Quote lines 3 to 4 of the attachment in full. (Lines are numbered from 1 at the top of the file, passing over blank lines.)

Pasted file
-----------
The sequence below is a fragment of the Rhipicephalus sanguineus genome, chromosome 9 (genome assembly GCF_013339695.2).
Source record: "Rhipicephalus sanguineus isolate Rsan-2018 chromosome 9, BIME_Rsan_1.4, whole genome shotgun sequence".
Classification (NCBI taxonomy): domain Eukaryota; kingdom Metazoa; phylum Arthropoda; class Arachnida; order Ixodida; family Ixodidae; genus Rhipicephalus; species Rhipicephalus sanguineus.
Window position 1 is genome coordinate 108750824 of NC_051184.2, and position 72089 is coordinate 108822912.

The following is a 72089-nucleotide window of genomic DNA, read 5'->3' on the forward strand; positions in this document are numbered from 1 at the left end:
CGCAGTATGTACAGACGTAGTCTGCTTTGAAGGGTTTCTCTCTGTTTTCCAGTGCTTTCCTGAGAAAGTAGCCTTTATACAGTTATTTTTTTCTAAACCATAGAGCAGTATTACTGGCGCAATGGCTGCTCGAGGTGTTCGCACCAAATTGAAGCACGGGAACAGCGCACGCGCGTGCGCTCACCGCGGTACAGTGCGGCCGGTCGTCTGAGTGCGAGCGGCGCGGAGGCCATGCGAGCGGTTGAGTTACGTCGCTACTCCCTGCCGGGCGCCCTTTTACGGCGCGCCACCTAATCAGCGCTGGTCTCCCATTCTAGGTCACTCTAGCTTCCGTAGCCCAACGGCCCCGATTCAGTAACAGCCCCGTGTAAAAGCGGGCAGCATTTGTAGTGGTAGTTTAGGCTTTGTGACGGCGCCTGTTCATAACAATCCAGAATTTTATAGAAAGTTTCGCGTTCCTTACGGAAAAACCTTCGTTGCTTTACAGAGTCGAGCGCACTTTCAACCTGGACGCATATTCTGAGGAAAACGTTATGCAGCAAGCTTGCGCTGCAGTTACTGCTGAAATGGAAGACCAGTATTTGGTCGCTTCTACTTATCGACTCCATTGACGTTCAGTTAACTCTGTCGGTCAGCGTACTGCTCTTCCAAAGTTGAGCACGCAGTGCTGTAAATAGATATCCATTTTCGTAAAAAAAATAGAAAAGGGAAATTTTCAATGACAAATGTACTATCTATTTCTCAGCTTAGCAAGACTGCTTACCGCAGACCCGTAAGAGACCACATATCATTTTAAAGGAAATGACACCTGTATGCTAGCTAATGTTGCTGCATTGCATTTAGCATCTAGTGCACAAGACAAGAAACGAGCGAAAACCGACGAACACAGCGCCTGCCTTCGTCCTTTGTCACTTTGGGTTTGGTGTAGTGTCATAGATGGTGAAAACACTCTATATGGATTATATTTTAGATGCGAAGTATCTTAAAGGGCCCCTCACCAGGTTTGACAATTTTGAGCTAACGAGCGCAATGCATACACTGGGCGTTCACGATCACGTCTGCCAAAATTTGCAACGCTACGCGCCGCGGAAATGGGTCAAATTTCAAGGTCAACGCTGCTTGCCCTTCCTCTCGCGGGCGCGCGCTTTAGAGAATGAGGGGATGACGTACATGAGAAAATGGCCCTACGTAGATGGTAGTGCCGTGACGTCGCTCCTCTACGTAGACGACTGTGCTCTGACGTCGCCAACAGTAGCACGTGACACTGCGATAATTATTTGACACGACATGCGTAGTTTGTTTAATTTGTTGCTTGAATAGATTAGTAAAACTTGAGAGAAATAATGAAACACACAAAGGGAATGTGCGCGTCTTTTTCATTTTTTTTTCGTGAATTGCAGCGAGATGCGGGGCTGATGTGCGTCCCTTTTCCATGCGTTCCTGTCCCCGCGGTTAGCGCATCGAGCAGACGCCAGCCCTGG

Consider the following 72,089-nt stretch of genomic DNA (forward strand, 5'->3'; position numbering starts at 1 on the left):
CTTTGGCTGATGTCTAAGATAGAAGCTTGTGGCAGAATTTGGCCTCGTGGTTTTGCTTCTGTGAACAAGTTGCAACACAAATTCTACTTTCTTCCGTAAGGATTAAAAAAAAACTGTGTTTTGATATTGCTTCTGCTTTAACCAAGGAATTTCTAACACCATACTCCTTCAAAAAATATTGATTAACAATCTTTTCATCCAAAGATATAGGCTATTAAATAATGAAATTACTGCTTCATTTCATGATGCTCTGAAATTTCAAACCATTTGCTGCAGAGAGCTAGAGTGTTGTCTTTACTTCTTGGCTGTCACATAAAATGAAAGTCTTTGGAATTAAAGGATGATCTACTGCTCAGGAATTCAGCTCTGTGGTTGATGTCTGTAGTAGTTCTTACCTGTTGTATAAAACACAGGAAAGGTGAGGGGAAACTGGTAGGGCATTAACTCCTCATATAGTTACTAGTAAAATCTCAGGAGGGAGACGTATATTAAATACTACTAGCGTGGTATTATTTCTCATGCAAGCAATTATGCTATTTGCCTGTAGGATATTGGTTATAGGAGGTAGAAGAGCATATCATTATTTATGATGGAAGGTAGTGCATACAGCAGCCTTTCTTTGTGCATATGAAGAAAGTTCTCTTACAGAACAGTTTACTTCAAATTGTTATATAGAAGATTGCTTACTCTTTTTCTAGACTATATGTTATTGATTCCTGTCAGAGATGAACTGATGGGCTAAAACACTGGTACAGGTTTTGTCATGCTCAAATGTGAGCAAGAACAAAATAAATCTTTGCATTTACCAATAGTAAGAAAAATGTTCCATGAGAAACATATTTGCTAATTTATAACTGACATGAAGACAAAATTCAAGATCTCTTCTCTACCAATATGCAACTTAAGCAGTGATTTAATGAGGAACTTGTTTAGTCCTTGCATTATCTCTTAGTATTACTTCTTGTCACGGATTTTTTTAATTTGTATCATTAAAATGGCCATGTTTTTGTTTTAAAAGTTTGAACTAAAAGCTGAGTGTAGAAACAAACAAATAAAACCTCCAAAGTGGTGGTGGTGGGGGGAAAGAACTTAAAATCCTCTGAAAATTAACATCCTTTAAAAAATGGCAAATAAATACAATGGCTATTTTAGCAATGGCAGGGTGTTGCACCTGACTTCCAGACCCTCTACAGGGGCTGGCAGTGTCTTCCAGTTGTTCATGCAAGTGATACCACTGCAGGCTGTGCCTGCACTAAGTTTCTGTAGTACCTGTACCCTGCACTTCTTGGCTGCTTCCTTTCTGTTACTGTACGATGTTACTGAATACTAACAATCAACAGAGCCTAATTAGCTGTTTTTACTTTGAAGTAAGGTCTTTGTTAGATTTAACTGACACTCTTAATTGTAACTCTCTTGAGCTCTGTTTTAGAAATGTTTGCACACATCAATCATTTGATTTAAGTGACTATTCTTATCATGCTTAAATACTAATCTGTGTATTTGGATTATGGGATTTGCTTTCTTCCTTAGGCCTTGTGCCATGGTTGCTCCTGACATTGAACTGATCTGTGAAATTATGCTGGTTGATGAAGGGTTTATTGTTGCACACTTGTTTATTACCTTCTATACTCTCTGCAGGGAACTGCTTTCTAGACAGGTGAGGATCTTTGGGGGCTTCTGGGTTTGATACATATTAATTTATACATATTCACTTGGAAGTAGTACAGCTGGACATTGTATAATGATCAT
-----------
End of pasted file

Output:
Classification (NCBI taxonomy): domain Eukaryota; kingdom Metazoa; phylum Arthropoda; class Arachnida; order Ixodida; family Ixodidae; genus Rhipicephalus; species Rhipicephalus sanguineus.
Window position 1 is genome coordinate 108750824 of NC_051184.2, and position 72089 is coordinate 108822912.